In any case, the material captured is usually stored on the capturing machine in (typically very large) log files, which may still be accessible if you believe there is a reason for further forensics.

Mike Halloran
Pembroke Pines, FL, USA

RE: network traffic

A buddy of mine was the IT manager at a company we worked for ages ago... he had a similar snooper to play with when the network got funky on him.  As an example, he fired it up one morning as people were coming into the office... within 5-10 minutes he had all network logons and passwords, including the CEO's, and the emails sent within that time were amazing.

In a civil eng. firm there is no valid reason for a normal employee to have such a beast on his/her machine.  It may be benign, but I would watch this individual very closely... and consider all of your passwords as compromised.  Hopefully this is a happy employee just poking around for self-education's sake, but if not you guys could be in for a world of hurt.  Watch him, and be prepared to escort him out of the building on a moment's notice if he starts messing with anything.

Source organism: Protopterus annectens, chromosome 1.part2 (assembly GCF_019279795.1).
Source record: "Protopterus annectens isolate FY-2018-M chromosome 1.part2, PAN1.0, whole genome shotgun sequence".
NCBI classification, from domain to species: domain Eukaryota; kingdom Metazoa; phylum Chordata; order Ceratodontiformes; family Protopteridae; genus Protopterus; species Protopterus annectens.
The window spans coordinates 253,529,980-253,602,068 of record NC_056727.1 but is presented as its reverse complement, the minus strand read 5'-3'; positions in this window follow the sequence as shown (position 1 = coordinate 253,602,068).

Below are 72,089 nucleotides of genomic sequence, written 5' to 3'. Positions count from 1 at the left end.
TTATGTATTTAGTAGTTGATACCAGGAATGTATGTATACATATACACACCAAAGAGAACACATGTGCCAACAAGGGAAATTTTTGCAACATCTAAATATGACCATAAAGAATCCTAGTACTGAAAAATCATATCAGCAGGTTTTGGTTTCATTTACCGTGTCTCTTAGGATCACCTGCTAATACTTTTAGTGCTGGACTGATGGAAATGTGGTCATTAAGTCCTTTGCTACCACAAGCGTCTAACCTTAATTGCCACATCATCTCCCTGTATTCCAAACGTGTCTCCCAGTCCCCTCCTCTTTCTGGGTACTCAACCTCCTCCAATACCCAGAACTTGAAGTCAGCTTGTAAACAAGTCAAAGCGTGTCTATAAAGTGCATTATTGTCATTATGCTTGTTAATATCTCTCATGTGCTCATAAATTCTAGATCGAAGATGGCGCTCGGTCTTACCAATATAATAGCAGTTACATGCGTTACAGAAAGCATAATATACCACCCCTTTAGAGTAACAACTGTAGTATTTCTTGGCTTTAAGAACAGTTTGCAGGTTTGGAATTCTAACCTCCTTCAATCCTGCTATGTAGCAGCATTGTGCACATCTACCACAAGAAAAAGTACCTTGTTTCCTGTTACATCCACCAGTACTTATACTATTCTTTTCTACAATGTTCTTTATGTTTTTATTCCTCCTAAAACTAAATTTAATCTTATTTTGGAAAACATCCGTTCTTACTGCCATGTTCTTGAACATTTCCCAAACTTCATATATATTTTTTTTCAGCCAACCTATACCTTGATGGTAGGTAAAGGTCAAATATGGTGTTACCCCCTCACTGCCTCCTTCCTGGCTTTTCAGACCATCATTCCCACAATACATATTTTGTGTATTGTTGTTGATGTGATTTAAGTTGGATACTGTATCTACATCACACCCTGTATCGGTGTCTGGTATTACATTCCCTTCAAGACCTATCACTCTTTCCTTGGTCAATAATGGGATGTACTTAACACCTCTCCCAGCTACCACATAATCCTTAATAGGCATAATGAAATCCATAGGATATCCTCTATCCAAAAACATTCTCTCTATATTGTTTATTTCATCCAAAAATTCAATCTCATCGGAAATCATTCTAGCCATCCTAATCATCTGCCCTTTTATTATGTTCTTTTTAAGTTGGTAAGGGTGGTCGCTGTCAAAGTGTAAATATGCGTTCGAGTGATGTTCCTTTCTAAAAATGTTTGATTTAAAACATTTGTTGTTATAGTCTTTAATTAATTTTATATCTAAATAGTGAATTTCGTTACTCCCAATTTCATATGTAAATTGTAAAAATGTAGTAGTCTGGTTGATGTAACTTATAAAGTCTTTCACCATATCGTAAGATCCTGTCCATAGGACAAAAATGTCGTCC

Consider running a hidden logging program on his machine to see what he's up to.  He may be grabbing every file he can get his hands on to strike out on his own, and blackmail isn't that hard these days when people are so free with info in emails.

Dan - Owner
http://www.Hi-TecDesigns.com

RE: network traffic

Putting a "hidden logging program" on someone else's computer must break some law, right?  At a minimimum, it should get you fired.

BTW, what were you doing, "going through a co-workers computer"?

RE: network traffic

Hiya-